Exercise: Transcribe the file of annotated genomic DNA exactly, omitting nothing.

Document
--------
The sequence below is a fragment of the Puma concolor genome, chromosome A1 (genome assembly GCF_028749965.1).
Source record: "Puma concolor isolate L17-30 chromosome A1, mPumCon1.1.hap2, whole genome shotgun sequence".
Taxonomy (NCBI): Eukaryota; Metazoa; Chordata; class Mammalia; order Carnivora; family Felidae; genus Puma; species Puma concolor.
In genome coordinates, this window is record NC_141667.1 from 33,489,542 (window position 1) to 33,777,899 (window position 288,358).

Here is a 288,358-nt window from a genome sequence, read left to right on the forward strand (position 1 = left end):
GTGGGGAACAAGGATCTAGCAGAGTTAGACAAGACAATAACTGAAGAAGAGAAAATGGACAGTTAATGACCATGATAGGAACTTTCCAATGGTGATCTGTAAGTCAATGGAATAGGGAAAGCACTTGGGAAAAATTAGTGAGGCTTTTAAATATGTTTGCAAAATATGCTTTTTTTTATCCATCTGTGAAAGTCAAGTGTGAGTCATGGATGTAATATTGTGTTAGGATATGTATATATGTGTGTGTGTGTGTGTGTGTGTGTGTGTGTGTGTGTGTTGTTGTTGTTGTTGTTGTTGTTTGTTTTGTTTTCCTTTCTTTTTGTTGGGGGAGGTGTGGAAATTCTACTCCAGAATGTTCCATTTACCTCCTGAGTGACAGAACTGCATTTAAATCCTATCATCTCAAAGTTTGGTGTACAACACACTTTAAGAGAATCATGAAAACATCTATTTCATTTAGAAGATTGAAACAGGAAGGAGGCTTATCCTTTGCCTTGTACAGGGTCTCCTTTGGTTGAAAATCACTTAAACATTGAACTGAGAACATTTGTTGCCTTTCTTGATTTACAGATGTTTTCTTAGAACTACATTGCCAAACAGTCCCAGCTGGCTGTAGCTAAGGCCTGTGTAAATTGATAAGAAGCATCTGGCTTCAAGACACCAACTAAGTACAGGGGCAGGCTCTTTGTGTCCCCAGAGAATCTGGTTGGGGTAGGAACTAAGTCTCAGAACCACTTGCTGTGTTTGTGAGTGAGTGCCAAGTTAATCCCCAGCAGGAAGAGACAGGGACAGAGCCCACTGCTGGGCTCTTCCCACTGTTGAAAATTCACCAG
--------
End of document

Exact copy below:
The sequence below is a fragment of the Puma concolor genome, chromosome A1 (genome assembly GCF_028749965.1).
Source record: "Puma concolor isolate L17-30 chromosome A1, mPumCon1.1.hap2, whole genome shotgun sequence".
Taxonomy (NCBI): Eukaryota; Metazoa; Chordata; class Mammalia; order Carnivora; family Felidae; genus Puma; species Puma concolor.
In genome coordinates, this window is record NC_141667.1 from 33,489,542 (window position 1) to 33,777,899 (window position 288,358).

Here is a 288,358-nt window from a genome sequence, read left to right on the forward strand (position 1 = left end):
GTGGGGAACAAGGATCTAGCAGAGTTAGACAAGACAATAACTGAAGAAGAGAAAATGGACAGTTAATGACCATGATAGGAACTTTCCAATGGTGATCTGTAAGTCAATGGAATAGGGAAAGCACTTGGGAAAAATTAGTGAGGCTTTTAAATATGTTTGCAAAATATGCTTTTTTTTATCCATCTGTGAAAGTCAAGTGTGAGTCATGGATGTAATATTGTGTTAGGATATGTATATATGTGTGTGTGTGTGTGTGTGTGTGTGTGTGTGTGTGTGTTGTTGTTGTTGTTGTTGTTGTTTGTTTTGTTTTCCTTTCTTTTTGTTGGGGGAGGTGTGGAAATTCTACTCCAGAATGTTCCATTTACCTCCTGAGTGACAGAACTGCATTTAAATCCTATCATCTCAAAGTTTGGTGTACAACACACTTTAAGAGAATCATGAAAACATCTATTTCATTTAGAAGATTGAAACAGGAAGGAGGCTTATCCTTTGCCTTGTACAGGGTCTCCTTTGGTTGAAAATCACTTAAACATTGAACTGAGAACATTTGTTGCCTTTCTTGATTTACAGATGTTTTCTTAGAACTACATTGCCAAACAGTCCCAGCTGGCTGTAGCTAAGGCCTGTGTAAATTGATAAGAAGCATCTGGCTTCAAGACACCAACTAAGTACAGGGGCAGGCTCTTTGTGTCCCCAGAGAATCTGGTTGGGGTAGGAACTAAGTCTCAGAACCACTTGCTGTGTTTGTGAGTGAGTGCCAAGTTAATCCCCAGCAGGAAGAGACAGGGACAGAGCCCACTGCTGGGCTCTTCCCACTGTTGAAAATTCACCAG